The History of Music Theory

Thomas Christensen

Until fairly recently, the history of music theory in the United States was a subject that lay largely in the domain of historical musicology rather than music theory. Historical texts of music theory seemed of interest less, perhaps, for any intrinsic intellectual or aesthetic value than as practical resources to aid musicologists, particularly for the decipherment, transcription or performance of early music. Given the positivistic bias of American music theory in the third quarter of the twentieth century that emphasized the development of autonomous models of analysis and theorizing, the study of historical texts of music theory was rarely given a high priority.

With the maturation of music theory as an academic discipline in American universities over the past twenty five years or so, however, there has been a virtual renaissance in the historiography of music theory among American music theorists, with a growing concern to understand the genealogy of our profession and the work we carry on. Indeed, the study of historical music theory texts can arguably be credited in a few cases with having spawned a number of original research programs (particularly so with the case of Neo-Riemannian theory). No longer simply a sub-component of musicological research to aid in the transcription of, say, Medieval mensuration or Baroque ornamentation, the study of historical music theory has come into its own as a scholarly discipline vital to understanding the origins and ontological basis of music theory as practiced today. Recent research can also be seen as an effort to bring music theory within the broader field of cultural and intellectual history.

It is of course impossible to list in this short essay—let alone to offer any summary—the vast literature on historical music theory published by Anglo-American authors in the past few decades. The following can only suggest some examples and point to resources for further bibliography.

Until recently, there was no single overview that English-speaking theorists could turn to for a history of music theory except a translation of Riemann’s 1898 Geschichte der Musiktheorie (which was translated into English in two parts by Haggh, 1962, and Mickelsen, 1977). However, in 2002, a comprehensive history of music theory finally appeared in English: the Cambridge History of Western Music Theory, edited by Thomas Christensen. Drawing together individual essays by 32 largely American or British scholars, “CHWMT” offers a synoptic survey of topics in Western music theory organized less chronologically than conceptually around a triad of theoretical traditions first outlined by Carl Dahlhaus: “speculative,” “regulative” and “analytic.” While obviously unable to compete in either depth or breadth with the multi-volumed Geschichte der Musiktheorie that will be familiar to German readers (sponsored by the Berlin-based Staatliches Institut für Musikforschung, and still on-going after 11 volumes in print), the Cambridge History of Western Music Theory does contain an up-to-date and comprehensive bibliography of primary and secondary writings on music theory that readers of this essay might wish to consult on any given subject, and offer essays on a number of topics that do not appear within the volumes of the Berlin project.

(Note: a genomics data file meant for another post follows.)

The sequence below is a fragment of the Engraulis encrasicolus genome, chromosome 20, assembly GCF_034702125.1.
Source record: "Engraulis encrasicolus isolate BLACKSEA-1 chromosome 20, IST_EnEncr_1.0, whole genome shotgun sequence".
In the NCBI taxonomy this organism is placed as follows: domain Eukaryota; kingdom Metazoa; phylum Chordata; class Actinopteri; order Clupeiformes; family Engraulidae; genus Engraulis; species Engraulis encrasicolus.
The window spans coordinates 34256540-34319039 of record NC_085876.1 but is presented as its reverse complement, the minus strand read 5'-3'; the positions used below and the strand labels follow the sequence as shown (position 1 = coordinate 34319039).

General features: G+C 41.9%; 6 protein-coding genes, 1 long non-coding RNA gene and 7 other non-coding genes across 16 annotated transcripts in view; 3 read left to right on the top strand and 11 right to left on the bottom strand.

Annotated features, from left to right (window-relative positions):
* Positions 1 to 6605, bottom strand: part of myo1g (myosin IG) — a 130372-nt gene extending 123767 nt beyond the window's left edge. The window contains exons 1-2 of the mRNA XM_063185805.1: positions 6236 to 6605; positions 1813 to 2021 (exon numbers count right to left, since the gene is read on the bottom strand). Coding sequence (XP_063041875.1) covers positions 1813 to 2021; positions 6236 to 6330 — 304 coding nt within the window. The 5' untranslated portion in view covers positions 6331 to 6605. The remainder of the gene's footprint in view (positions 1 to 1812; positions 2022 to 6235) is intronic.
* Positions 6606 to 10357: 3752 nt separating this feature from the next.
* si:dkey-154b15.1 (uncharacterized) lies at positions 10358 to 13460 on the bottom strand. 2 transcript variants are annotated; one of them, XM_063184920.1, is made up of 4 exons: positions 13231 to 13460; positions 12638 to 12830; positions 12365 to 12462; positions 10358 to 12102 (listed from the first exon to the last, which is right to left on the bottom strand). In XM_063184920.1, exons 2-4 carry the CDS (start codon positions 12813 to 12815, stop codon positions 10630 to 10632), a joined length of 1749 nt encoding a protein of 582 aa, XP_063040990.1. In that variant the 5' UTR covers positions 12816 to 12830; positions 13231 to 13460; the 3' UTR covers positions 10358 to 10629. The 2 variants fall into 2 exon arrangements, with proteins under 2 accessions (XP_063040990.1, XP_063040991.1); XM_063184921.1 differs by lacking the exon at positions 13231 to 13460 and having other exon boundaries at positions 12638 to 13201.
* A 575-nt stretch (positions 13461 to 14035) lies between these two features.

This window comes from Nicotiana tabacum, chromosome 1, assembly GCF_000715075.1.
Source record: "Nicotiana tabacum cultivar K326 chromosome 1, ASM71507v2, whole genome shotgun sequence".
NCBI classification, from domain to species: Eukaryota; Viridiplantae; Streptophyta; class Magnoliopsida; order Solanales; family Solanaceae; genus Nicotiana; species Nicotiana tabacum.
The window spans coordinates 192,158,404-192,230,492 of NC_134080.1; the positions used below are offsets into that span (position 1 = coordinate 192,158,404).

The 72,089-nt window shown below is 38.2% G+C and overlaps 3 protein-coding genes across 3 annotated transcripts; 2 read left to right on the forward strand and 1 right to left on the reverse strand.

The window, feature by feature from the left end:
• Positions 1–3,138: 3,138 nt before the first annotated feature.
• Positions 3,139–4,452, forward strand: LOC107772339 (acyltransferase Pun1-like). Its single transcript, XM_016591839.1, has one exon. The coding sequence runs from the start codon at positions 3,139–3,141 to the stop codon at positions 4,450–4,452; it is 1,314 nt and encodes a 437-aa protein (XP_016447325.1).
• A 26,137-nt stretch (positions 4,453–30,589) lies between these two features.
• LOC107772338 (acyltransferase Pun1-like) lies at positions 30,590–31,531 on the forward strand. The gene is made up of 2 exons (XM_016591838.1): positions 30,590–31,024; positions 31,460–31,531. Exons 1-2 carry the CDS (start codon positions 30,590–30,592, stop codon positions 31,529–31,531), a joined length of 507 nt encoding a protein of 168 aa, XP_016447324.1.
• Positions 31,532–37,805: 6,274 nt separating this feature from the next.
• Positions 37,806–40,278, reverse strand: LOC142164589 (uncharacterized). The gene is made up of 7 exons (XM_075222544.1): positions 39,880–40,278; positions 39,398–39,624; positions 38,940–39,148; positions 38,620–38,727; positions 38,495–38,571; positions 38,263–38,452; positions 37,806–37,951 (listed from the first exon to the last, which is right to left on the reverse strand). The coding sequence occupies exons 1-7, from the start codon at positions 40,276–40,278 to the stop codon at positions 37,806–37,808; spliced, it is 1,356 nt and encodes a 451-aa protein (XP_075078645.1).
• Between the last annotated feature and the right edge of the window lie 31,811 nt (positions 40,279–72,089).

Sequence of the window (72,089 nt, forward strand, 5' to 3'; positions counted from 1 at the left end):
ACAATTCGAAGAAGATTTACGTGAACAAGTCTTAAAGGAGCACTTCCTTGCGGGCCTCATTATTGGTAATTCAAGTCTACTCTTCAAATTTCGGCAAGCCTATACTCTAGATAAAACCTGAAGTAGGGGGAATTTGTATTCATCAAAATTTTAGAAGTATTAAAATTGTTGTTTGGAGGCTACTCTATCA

The editor of this essay has also written a kind of philosophical prolegomenon detailing many of the philosophical and historiographical problems that the writing of any history of theory entails suggesting a hermeneutic solution (much of it an elaboration and response to the writings of Carl Dahlhaus) (Christensen, 1993). The same author’s introduction to CHWMT (and partly reprinted in Giger and Mathiesen, 2002) picks up on this topic and attempts to explain the contents and organization of the ensuing history within this hermeneutic framework.

A still useful bibliographic contribution to the topic of historical theory, if somewhat outdated, is Damschroder and Williams, 1990, offering exhaustive listings of both primary and secondary literature on music theorists from the 16th through early 20th centuries, with many useful cross references. (A planned companion volume of bibliography covering earlier Renaissance and Medieval music theorists is presently being completed by Matthew Bensuala, and should be available shortly.) Finally, American scholars have contributed to the growing use of the internet to help make available scholarly editions of historical music theory texts in searchable electronic data bases. The pre-eminent such institution in America is the “Center for the History of Music Theory and Literature” at Indiana University under the leadership of Thomas J. Mathiesen. So far, “CHMTL” has made available over a hundred carefully-edited Medieval and Renaissance Latin texts available on line, and their ever-growing inventory of texts is now expanding to include theory treatises in French, Italian, and English.